5. A vacuum lifting device according to claim 4 in which said arrestible element comprises a pushrod and in which a spring biased bolt is movable to lock said pushrod.
6. A vacuum lifting device according to claim 5 in which said bolt is positioned in an unlocked position during the lifting of the suction cup into the supporting position and during placement of the suction cup under the article to be lifted.
7. A vacuum lifting device according to claim 6 in which a drawing element is attached to a suction cup to be moved thereby, a bellcrank is connected to said drawing element to be moved by said drawing element, said bellcrank being connected to said bolt to shift the same between its locked and released position.
8. A vacuum lifting device according to claim 7 in which a spring is provided between said suction cup and said drawing element, said spring urging said bolt into the release position when the suction cup is unloaded.
Description

The present invention relates to a vacuum lifting device, preferably for lifting articles having curved surfaces, comprising at least one suction cup adapted to be placed upon the surface of the article and adapted to be locked in its supported position, whereby a vacuum may be produced in at least a portion of said suction cup, and said suction cup comprising at least one vacuum chamber the upper side of which is subdivided into segments which are sealed in air-tight manner relative to each other and which are adapted to be displaced to limited extent relative to each other.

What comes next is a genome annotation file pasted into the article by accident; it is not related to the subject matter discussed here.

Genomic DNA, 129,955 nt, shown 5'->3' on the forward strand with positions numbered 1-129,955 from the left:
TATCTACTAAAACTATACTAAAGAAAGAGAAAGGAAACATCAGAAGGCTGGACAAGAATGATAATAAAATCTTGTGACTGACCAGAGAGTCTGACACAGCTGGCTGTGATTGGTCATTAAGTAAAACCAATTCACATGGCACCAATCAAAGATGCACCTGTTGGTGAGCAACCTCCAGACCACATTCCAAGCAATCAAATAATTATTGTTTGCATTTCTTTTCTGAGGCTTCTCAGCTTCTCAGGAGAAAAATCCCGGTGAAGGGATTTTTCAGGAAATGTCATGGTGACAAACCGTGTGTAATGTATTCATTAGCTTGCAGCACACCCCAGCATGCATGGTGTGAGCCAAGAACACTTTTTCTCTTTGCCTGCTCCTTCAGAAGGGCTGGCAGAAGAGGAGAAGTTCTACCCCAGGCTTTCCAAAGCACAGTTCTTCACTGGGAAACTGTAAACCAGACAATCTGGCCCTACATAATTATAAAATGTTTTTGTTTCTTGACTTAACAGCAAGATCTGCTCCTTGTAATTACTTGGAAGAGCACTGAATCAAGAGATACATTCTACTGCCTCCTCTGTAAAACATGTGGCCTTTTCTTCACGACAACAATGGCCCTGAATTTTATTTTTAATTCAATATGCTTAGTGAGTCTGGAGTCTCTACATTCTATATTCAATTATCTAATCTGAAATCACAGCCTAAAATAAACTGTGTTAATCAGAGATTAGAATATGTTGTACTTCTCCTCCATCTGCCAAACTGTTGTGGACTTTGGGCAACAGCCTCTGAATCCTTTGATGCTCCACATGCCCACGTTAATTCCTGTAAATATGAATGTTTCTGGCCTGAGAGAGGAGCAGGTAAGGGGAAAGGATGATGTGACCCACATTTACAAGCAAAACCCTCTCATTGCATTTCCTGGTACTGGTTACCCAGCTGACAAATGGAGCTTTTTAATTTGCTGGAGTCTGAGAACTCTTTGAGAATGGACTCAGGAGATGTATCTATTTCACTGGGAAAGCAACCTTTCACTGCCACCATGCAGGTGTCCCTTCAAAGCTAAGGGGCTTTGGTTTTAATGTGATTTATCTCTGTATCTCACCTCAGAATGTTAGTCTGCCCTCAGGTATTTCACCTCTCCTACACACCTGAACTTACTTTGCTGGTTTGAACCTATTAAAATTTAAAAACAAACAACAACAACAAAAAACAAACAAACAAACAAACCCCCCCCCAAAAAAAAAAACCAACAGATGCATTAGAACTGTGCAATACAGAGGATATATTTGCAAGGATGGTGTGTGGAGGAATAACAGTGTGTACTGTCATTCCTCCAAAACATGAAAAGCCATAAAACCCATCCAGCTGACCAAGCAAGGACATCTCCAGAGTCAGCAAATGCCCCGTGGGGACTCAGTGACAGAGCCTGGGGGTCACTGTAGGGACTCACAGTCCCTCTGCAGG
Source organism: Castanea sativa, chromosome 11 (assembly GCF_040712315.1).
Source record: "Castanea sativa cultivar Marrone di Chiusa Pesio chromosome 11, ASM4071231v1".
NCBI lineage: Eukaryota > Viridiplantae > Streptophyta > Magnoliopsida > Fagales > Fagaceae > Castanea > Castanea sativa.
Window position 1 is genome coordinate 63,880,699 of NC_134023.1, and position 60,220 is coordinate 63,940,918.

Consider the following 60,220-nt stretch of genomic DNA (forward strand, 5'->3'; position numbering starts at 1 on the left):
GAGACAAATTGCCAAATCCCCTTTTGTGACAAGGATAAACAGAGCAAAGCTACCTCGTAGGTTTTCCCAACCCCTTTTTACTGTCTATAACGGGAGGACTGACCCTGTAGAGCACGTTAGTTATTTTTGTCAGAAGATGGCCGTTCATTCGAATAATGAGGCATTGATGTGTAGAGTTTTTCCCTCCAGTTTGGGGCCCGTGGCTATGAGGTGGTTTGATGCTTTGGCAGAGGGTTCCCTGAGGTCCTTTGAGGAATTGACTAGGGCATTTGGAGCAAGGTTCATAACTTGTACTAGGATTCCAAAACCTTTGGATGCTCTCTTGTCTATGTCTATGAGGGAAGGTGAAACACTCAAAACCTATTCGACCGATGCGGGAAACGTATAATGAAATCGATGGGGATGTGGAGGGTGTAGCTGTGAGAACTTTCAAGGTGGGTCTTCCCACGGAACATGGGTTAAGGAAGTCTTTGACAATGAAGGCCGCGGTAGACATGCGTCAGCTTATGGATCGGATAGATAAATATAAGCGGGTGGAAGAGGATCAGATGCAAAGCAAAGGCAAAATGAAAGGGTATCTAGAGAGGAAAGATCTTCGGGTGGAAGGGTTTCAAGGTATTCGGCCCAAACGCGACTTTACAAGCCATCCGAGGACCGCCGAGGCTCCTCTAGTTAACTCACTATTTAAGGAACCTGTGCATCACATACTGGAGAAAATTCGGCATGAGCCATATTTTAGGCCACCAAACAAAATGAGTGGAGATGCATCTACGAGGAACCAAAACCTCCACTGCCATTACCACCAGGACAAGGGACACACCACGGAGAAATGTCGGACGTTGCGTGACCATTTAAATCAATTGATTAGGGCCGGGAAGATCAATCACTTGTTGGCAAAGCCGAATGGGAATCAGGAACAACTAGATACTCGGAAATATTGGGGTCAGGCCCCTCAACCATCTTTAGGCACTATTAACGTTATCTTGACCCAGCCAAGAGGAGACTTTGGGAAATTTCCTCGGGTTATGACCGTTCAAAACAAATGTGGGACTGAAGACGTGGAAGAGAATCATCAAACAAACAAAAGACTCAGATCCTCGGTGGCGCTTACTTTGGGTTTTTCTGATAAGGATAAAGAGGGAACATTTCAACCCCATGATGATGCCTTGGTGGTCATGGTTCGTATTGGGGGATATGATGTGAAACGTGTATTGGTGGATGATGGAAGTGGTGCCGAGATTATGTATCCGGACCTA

There is already known an apparatus for lifting articles having curved surfaces as shown in U.S. Pat. 3,858,926 wherein a suction cup is placed into the surface of the article to be lifted, with said suction cup assuming a curved configuration under gravity action and conforming itself to the surface of the article such that all segments of such suction cup are uniformly in contact with said curved surface. The segments of the suction cup are locked in this position, and a vacuum is thereafter produced between the suction cup and the surface such that the suction cup is pressed against said surface by the atmospheric pressure, and the article to be lifted may be lifted.

It has been found to be disadvantageous in the known vacuum lifting device that such device could not be controlled automatically, but rather had to be locked manually each time. If conversion was to be made from one radius of pipe curvature to another radius, the suction segments had to be released from each other, the device adapted to a given pipe diameter, and then the segments locked again.

Accordingly, it is the object of the present invention on the one hand to adapt the conventional vacuum lifting device to automatically controlled operation, and on the other hand to automatize the adaption or adjustment to a given curvature of the pipes such that manual operation of the locking mechanism becomes superfluous.

These object are solved by a vacuum lifting device of the type mentioned at the beginning, wherein the segments are adapted to be locked in a predetermined configuration corresponding to the curvature of the article to be lifted by means of a device which operates automatically during the lifting and placement of said suction cup.

The invention proposes an embodiment wherein the segments are formed by rigid ribs which, through straps and levers attached to their exposed upper faces, are interconnected in such a manner that a variably curved configuration of the segments may be obtained. By means of the levers and straps which are preferably connected to a pushrod adapted to be locked for positive movement, it becomes possible to easily lock and release the arrangement of the segments so that this operation can be automatized.

Preferably, a bellcrank is disposed between the suction cup and a drawing element being movably attached to the suction cup, which bellcrank acts against a spring biased bolt which, when the drawing element is set, holds said levers and straps by pressing them together.